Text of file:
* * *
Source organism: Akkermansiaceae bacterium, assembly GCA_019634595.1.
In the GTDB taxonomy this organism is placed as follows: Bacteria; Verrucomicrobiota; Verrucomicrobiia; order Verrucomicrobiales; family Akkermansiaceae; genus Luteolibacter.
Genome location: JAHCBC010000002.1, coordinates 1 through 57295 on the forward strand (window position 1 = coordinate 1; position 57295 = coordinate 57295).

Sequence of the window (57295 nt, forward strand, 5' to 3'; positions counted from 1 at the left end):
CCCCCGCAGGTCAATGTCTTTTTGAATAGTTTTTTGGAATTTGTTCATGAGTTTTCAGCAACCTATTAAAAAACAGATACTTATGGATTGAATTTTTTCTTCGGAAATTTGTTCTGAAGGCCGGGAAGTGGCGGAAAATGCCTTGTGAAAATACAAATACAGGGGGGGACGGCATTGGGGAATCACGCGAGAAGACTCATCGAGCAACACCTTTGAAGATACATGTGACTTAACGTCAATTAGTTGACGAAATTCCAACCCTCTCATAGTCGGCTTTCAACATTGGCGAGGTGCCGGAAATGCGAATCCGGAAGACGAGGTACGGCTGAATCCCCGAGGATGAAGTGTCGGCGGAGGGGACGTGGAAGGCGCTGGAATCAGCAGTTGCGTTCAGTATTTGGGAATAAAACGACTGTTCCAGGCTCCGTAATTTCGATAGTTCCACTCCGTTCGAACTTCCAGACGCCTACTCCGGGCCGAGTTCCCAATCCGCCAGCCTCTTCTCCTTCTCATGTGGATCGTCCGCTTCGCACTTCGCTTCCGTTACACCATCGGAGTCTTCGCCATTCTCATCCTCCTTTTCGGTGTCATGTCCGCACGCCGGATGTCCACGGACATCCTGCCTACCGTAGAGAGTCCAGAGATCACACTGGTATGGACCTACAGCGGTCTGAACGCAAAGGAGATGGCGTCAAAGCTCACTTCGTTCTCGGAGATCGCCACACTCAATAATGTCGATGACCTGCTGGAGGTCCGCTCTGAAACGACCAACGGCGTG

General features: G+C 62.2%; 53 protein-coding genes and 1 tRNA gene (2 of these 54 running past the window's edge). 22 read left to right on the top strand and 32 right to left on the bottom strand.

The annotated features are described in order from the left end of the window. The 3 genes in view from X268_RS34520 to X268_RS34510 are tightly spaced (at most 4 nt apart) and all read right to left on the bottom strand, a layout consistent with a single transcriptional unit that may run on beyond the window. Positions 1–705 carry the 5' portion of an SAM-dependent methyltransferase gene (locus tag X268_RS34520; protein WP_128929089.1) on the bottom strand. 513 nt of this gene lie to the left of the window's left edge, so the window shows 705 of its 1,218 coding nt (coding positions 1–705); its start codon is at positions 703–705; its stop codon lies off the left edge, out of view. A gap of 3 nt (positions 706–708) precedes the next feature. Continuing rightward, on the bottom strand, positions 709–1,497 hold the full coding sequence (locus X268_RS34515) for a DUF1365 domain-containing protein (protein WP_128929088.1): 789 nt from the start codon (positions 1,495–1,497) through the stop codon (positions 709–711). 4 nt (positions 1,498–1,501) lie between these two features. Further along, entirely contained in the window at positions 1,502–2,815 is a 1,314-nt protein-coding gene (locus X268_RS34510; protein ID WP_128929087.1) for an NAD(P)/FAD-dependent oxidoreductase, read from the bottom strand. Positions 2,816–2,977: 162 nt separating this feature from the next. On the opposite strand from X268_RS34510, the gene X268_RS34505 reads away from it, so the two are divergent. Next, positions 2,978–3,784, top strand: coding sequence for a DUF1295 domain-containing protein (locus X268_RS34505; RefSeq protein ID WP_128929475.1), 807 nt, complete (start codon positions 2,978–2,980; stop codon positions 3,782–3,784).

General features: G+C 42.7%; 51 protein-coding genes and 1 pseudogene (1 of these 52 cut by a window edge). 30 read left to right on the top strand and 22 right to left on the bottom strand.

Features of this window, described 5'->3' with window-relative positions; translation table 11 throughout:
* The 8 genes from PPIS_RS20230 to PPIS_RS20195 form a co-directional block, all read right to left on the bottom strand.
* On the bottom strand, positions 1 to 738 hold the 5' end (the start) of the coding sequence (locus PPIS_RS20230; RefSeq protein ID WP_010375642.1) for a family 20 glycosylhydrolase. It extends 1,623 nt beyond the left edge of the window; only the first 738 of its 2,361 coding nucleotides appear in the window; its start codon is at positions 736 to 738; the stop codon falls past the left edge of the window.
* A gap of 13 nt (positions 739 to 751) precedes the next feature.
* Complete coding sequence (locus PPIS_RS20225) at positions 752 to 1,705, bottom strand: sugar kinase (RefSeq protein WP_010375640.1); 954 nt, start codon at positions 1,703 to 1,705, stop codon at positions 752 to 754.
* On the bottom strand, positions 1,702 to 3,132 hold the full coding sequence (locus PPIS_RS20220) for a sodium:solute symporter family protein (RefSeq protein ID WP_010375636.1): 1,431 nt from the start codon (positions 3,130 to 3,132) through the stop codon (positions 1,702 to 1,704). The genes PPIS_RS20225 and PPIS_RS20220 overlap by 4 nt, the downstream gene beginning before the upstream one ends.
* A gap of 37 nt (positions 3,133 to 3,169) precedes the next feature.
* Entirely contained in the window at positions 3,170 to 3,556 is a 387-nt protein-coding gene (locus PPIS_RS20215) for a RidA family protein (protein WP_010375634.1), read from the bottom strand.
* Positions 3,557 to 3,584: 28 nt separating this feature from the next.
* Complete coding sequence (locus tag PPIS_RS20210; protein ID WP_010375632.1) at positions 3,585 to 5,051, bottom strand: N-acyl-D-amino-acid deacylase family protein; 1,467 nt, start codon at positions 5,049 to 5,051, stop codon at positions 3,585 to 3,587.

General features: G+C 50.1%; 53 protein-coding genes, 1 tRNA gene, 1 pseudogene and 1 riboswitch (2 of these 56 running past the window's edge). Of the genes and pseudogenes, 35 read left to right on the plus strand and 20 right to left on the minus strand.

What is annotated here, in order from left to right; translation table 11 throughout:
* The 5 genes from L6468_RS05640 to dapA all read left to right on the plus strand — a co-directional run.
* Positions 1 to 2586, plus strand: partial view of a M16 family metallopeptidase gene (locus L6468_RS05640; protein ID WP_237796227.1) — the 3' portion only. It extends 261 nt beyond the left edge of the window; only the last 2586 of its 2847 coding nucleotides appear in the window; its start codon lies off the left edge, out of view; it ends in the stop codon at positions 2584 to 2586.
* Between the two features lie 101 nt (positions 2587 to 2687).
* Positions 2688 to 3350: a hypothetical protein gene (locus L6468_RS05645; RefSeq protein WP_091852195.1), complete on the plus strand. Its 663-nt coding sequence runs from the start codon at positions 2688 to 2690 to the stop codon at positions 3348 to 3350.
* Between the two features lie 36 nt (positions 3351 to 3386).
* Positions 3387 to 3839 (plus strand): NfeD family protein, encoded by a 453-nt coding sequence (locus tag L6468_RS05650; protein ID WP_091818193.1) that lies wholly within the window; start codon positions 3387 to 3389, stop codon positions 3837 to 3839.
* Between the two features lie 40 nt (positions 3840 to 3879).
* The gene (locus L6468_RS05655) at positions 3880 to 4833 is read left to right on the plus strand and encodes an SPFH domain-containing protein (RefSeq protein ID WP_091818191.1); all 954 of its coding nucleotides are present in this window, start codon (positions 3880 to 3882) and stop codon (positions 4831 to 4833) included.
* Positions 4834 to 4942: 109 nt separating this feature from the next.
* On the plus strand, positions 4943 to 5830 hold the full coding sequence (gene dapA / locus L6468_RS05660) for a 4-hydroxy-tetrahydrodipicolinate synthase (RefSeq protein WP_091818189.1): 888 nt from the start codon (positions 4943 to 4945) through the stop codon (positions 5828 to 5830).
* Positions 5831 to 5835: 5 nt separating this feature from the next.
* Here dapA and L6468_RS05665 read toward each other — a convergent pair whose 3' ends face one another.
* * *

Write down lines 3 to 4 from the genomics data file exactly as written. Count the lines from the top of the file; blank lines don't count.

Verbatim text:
Genome location: JAHCBC010000002.1, coordinates 1 through 57295 on the forward strand (window position 1 = coordinate 1; position 57295 = coordinate 57295).

Sequence of the window (57295 nt, forward strand, 5' to 3'; positions counted from 1 at the left end):